I am now teaching Note Knacks to children in a choir. They sing with my colleague for half the time and are with me for the other half. It works quite well! I have never had so much to teach in so little time! ….even after teaching in public school for over 15 years! The great thing, though, is that I have learned a very important lesson: kids need scaffolding, but they catch on very quickly.
When I had a full 45 minutes, I would take several classes to lead up to a concept, constantly thinking about the learner with the most challenges. Because there is so little time, I have had to skip most of the background and just get to it! Students are doing really well! I know that I still need to check in with them to make sure they are all getting it, but on a whole I have been amazed at how well they are grasping the concepts.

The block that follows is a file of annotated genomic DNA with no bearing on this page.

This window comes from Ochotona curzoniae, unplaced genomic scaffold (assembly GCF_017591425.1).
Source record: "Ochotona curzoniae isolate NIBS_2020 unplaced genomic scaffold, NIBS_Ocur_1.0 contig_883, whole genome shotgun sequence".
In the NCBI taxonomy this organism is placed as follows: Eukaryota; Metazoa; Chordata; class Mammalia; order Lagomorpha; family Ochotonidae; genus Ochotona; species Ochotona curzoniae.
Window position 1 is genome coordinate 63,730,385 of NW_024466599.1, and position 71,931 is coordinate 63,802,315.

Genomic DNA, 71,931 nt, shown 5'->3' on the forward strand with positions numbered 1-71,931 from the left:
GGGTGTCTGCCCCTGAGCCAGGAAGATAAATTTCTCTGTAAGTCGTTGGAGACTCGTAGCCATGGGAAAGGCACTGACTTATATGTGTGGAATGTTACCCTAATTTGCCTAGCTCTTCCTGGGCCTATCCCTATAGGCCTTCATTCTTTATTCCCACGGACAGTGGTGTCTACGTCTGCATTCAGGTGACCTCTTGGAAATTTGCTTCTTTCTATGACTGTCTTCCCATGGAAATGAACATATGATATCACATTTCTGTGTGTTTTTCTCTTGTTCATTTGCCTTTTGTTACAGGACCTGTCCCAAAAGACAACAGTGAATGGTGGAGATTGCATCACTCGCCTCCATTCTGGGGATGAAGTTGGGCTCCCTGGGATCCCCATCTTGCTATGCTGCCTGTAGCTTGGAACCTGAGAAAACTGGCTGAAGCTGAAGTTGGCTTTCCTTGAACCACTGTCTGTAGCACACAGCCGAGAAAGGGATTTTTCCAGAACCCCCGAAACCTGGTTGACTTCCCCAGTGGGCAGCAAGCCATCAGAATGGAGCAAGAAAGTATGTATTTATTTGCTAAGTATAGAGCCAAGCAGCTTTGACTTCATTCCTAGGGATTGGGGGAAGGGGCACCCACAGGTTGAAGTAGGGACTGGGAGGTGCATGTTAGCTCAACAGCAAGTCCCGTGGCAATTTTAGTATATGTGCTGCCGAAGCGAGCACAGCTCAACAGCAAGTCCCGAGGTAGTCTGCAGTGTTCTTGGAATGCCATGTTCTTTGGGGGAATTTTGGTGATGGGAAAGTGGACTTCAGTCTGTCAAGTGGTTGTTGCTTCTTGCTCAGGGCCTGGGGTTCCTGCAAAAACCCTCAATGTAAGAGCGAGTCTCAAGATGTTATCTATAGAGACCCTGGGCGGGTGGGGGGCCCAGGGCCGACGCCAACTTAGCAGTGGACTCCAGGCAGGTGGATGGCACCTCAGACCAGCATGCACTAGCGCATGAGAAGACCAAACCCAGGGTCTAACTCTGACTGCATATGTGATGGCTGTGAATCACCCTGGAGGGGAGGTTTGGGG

Good teaching always entails finding the careful balance between giving as much support as possible and letting go so that they can figure it out on their own. In most cases outside factors hinder this: lack of actual classroom time, behavioral issues, admin overstepping and the like. So how do we teach our students in the way that makes the most sense for them?
A couple of things come to mind:
First, we need to think about using every minute that we have in a constructive way. The more time we keep kids engaged, the more they will want to learn! It will also cut down on behavior issues….busy kids do not have time to fool around! More importantly, kids will come away grasping more of the material. A win win.
Second, push your students. Build self confidence by having faith in their abilities and showing them what they can accomplish when they try hard.
Third, we need to fight for our time with kids. This does encourage vocalizing the need for a cohesive music program that is not interrupted constantly, but it also means creating a program that principals and others in the school community want to support. We need the whole community in our corner when money and time cuts are on the table.
Teaching is always a balancing act; this is where the “Art of Teaching” and the “Mechanics of Teaching” meet! Have fun!